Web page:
If there is someone in your life that has owned or operated a restaurant over the last few years, when was the last time you asked them how they were doing? We experienced a long arduous pandemic, a mandated shut-down, supply chain disruption and now, the current inflation crisis.

It has been a time of great challenges with few moments of relief. Between 2020 and 2021, lockdowns and capacity limits kept customers out of dining rooms. Restaurants that could turn to outdoor dining, curbside pickup, take-out, and delivery options did so to keep their businesses alive and their employees paid.

The lucky ones managed to make it through to the other end, with in-person dining returning to many places in recent months.

While dining has picked up in towns across our state, cities like Hartford have had much more trouble hanging on. Here, business has not returned to normal because large employers are still operating on remote or hybrid work schedules, adding pressure to an already challenging situation.

Inflation is exploding, and businesses like mine that hold the economic chain together are feeling the pinch in a way we thought we were coming to the end of. To put it bluntly, we need to find ways to do substantial good for our environment without endlessly expecting consumer-facing businesses to foot the lion’s share of the bill.

The last thing we need is an unnecessary packaging mandate that will reduce product availability and drive up the price of those permitted for use.

Senate Bill 118 would end the availability of these food containers that have been critical to restaurant operations during and since the pandemic. Many restaurants like ours make large-scale packaging purchases well in advance. The need for this practice has only been reinforced in importance over recent months as painful rises in general inflation have brought more financial havoc to our industry and the economy.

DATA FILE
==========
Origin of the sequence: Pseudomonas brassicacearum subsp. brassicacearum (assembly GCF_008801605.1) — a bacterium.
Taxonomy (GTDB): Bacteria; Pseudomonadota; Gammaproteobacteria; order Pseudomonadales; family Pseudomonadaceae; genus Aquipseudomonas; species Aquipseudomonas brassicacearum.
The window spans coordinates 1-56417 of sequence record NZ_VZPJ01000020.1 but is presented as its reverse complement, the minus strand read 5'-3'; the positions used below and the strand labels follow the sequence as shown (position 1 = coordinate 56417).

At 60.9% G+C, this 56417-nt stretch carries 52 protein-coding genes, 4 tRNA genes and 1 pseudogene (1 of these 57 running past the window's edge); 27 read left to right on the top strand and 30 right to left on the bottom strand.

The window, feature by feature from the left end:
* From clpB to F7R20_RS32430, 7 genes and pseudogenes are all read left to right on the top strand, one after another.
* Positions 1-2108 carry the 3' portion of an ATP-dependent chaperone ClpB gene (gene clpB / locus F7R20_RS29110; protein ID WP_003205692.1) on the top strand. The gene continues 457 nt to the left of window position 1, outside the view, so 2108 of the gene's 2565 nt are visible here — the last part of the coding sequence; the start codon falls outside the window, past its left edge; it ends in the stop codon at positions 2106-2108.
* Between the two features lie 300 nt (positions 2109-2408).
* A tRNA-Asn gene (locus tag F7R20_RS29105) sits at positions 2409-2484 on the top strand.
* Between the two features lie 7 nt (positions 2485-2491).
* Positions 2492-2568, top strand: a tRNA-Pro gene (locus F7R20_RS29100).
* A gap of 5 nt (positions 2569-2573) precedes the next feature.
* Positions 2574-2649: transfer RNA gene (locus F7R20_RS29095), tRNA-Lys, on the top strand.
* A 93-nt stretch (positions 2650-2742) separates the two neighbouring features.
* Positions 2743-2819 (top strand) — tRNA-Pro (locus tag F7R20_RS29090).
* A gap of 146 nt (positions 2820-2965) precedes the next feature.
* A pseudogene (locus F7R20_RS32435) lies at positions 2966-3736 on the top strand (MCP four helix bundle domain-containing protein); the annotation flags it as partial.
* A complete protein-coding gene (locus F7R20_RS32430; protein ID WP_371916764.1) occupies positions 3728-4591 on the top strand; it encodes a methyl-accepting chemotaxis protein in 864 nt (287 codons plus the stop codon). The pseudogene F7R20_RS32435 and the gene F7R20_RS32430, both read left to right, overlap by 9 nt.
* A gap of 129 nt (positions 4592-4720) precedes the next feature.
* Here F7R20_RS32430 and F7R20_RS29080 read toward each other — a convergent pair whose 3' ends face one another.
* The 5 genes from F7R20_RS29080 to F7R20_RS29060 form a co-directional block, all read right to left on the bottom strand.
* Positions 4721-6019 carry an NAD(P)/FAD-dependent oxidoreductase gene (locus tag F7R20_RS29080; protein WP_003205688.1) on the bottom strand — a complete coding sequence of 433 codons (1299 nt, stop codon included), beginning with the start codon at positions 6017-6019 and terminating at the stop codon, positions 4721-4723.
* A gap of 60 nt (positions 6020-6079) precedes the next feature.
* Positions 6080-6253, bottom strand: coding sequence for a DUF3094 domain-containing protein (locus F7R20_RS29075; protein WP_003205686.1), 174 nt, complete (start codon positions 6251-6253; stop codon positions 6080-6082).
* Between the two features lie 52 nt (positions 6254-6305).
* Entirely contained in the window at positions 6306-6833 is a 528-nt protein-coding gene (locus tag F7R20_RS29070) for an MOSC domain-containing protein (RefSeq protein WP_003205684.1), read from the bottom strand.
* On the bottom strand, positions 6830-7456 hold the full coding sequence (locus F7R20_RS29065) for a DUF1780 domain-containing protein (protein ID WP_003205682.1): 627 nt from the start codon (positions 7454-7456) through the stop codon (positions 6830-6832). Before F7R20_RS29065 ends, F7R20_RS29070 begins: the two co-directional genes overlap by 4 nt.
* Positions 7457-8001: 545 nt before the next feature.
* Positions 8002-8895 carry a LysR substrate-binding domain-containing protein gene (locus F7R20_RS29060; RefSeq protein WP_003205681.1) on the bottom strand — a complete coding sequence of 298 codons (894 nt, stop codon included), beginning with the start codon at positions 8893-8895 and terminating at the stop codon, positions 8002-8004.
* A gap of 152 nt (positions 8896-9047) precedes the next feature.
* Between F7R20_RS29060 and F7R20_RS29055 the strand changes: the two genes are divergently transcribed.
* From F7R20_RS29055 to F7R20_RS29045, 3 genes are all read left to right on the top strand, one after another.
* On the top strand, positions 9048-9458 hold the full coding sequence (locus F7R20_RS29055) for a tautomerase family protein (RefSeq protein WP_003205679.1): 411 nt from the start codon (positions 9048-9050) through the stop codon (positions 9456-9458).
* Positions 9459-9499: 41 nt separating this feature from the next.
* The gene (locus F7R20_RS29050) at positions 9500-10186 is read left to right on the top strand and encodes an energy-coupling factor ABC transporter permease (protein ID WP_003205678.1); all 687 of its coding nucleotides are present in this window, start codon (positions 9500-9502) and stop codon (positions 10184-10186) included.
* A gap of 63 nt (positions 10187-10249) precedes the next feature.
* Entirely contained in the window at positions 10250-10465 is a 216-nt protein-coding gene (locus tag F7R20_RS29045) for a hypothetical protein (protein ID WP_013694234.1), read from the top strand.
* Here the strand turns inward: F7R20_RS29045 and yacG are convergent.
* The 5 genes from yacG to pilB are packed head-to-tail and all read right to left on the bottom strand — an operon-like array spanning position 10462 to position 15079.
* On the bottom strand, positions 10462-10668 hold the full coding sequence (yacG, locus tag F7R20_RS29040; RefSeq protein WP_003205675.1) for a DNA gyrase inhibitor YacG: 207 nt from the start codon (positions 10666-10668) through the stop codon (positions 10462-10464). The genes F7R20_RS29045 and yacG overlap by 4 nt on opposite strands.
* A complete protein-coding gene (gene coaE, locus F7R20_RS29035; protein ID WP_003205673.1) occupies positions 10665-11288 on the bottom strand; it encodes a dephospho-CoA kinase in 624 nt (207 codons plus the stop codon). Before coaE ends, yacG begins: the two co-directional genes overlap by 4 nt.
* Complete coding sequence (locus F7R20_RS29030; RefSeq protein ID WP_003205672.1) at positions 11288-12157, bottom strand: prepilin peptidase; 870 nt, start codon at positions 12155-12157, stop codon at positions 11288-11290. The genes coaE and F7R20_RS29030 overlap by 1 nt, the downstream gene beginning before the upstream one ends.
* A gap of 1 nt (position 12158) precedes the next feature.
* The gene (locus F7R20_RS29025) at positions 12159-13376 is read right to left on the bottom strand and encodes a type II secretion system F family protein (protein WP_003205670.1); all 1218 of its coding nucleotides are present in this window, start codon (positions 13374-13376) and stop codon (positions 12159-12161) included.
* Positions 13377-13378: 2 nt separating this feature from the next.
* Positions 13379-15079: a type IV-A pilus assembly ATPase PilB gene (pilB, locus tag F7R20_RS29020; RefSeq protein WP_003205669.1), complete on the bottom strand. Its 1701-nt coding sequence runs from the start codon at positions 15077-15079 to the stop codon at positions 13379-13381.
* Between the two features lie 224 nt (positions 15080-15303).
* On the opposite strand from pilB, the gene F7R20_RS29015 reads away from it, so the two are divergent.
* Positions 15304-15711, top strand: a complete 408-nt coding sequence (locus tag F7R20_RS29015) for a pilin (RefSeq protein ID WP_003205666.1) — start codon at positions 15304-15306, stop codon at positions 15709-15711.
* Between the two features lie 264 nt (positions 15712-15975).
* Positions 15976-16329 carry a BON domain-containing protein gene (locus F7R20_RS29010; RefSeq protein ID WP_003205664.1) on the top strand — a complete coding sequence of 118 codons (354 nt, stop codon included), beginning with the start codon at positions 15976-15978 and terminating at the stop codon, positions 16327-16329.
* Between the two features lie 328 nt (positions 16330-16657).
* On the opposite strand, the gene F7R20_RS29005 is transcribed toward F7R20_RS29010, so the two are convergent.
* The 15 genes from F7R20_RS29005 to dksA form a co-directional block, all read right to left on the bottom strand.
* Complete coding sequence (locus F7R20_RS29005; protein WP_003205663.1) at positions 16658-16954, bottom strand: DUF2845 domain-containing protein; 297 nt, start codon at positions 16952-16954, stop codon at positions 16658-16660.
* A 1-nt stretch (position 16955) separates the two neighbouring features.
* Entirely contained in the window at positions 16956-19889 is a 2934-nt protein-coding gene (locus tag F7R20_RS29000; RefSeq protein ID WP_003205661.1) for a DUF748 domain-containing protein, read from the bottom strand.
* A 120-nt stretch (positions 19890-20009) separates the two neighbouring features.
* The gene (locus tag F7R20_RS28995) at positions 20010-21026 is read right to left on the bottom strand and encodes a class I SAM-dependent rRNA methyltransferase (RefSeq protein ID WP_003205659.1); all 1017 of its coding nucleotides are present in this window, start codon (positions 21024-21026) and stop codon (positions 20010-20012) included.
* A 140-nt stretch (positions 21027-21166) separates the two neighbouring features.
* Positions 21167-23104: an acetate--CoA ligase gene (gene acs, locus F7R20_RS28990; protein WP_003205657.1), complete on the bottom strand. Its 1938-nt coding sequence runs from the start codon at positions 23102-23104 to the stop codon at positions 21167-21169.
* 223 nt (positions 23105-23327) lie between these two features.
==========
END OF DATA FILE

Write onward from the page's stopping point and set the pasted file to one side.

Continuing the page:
Restaurant owners do this to ensure their ability to fulfill take-out demand well into an uncertain economic future. The state should not make it harder for us to get by when there is already a better option before the legislature.

If the state were to promote and facilitate the creation of an advanced plastics recycling stream in Connecticut, there would be little need to pass a polystyrene ban in the form of SB 118. As a complement to traditional mechanical recycling, advanced chemical recycling would enable more extensive uses of recycled plastic materials.

Byproducts of standard recycling are not very practical; industries manufacturing consumer products do not want the plastic chips that traditional recycling produces, but advanced recycling creates byproducts comparable to raw extracted materials. Most consumer products made with similar virgin materials could include advanced recycling byproducts. It is not a ‘silver bullet’ for our waste management problems, but it will significantly cut into our plastic waste and pollution problems.

Creating a modern, advanced recycling program would generate economic benefits for the state, with new jobs in facilities developed to manage the recycling process and a wide variety of industrial uses for what comes out the other end. The balanced approach that Connecticut needs at this critical moment is to avoid an outright ban on food containers that would do great harm to restaurants by creating another way to recapture plastic waste and pollution.

The inflation we are all feeling does not seem likely to let up soon. Achieving our environmental goals while propping up the businesses that help society run day after day is a real winner in my book.

Connecticut can be a leader in plastic waste reduction and help small businesses during a time of inflation by opposing SB 118 and promoting advanced recycling technologies. The General Assembly should do just that.

Ron Mancini is the Owner of the Red Rock Tavern in Hartford.